Marta Lydia Hotec lives with her in-laws Maria Nastasia Colon and Valdino Toc along with her three daughters, Maria Dolores (10), Maria Juanita (6) and Maria Pilar (1 year). Marta is a homemaker, while her husband works to provide for the family. For the past 11 years, they’ve cooked with an open fire “pollo” stove.

The fire would burn her clothes and the smoke and soothe would char the walls.  “Now with this stove,” she says, “it doesn’t burn the pots and it doesn’t burn my clothes.” It’s changed our daily life too. “Before there was only one fire and I could only cook only one thing at a time. After the main meal, I’d make the tortillas, then the café or atoll – now I can make 4 or 5 things at once on the new stove.” Marta continues, “Before I would spend an hour cooking one item, but now, it takes twenty minutes to do each one (simultaneously). Now with more time, I can do more things.”

When asked about the group who came to build with her family she says, “more than anything I want to give my thanks that God who allowed them to come to our benefit; because, here, a group hasn’t come like this and to offer this blessing. In a place like this, sickness has affected us and for each of us to have the opportunity to have something like this—now we now don’t have to live with the smoke. We’re very happy.”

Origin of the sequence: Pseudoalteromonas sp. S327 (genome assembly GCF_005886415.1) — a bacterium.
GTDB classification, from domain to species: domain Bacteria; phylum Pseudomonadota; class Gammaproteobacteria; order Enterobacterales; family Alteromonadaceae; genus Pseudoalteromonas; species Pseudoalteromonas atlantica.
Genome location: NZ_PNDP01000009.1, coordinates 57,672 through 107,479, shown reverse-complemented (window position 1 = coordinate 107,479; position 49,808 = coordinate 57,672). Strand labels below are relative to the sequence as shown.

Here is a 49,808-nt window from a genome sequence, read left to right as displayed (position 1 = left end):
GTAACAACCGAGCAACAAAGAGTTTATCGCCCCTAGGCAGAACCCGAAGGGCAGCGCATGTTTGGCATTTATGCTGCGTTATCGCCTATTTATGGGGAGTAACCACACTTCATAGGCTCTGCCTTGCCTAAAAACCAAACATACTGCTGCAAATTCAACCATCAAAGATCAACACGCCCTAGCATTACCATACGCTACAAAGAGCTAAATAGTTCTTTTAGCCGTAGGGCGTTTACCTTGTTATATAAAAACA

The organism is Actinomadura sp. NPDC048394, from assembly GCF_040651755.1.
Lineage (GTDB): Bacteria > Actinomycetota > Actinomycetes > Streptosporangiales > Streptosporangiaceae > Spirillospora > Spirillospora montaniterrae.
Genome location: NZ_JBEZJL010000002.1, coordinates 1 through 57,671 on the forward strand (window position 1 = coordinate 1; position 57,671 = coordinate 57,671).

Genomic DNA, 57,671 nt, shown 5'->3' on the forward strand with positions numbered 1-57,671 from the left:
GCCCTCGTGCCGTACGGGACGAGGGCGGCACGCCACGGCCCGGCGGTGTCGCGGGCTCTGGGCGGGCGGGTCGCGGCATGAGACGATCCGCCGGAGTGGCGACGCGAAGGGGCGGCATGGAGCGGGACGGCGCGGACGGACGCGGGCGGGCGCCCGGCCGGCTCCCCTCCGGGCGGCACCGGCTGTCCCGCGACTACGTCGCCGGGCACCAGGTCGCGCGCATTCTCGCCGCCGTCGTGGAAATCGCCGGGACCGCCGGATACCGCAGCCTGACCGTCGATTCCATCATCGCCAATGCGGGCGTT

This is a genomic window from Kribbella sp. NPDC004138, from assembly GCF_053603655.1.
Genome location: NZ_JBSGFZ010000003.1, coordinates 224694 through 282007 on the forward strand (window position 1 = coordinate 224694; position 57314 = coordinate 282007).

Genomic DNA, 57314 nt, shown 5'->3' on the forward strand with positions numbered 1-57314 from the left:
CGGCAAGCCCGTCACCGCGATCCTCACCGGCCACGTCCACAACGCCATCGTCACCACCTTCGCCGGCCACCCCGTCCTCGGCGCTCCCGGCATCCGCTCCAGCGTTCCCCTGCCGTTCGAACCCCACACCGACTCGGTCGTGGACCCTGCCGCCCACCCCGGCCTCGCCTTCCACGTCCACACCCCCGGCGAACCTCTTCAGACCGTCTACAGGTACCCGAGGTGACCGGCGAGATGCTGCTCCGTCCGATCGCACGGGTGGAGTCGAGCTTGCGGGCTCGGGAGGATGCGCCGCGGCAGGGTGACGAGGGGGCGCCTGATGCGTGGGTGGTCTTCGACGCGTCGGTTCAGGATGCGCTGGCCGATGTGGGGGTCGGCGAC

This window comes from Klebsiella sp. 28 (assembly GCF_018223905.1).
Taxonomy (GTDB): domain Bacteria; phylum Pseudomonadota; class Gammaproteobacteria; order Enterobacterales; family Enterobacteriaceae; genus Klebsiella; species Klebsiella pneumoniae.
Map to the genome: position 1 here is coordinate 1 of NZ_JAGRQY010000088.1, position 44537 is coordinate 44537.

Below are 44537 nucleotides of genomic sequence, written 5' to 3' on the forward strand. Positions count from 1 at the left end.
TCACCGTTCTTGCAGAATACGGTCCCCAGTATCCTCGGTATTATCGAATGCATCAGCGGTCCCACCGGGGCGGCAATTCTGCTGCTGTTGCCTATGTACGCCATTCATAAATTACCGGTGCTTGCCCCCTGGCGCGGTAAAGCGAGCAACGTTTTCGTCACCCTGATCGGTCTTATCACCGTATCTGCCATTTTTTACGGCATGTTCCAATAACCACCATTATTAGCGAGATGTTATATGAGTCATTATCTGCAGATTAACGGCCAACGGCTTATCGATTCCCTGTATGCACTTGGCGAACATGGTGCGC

Smokeless Stove: María Elsy Yancos

Maria Elsy, her husband and their eight children have lived in their current house for the past 21 years in the district of El Duranzo. Recently, Maria received her first smokeless stove as a part Habitat’s housing improvements project.  Before then, she cooked on an outdoor stove, where she was exposed to heavy smoke trapped inside her small kitchen.

The smoke often got in her eyes and throat. What she says she loves most about her new stove, “there’s no smoke!” A chimney funnels the smoke outside of the house allowing Maria to cook, unbothered by the fumes. “We’re happy and content,” she says. Maria Elsy loves to cook traditional dishes but her favorites she says are stewed tomatoes, frijoles and lacha.

To the volunteers who came to her home and helped to build her stove, she says, “I’m grateful that you came. I’m grateful to God for giving you the ability to do this and for giving you the desire to come.”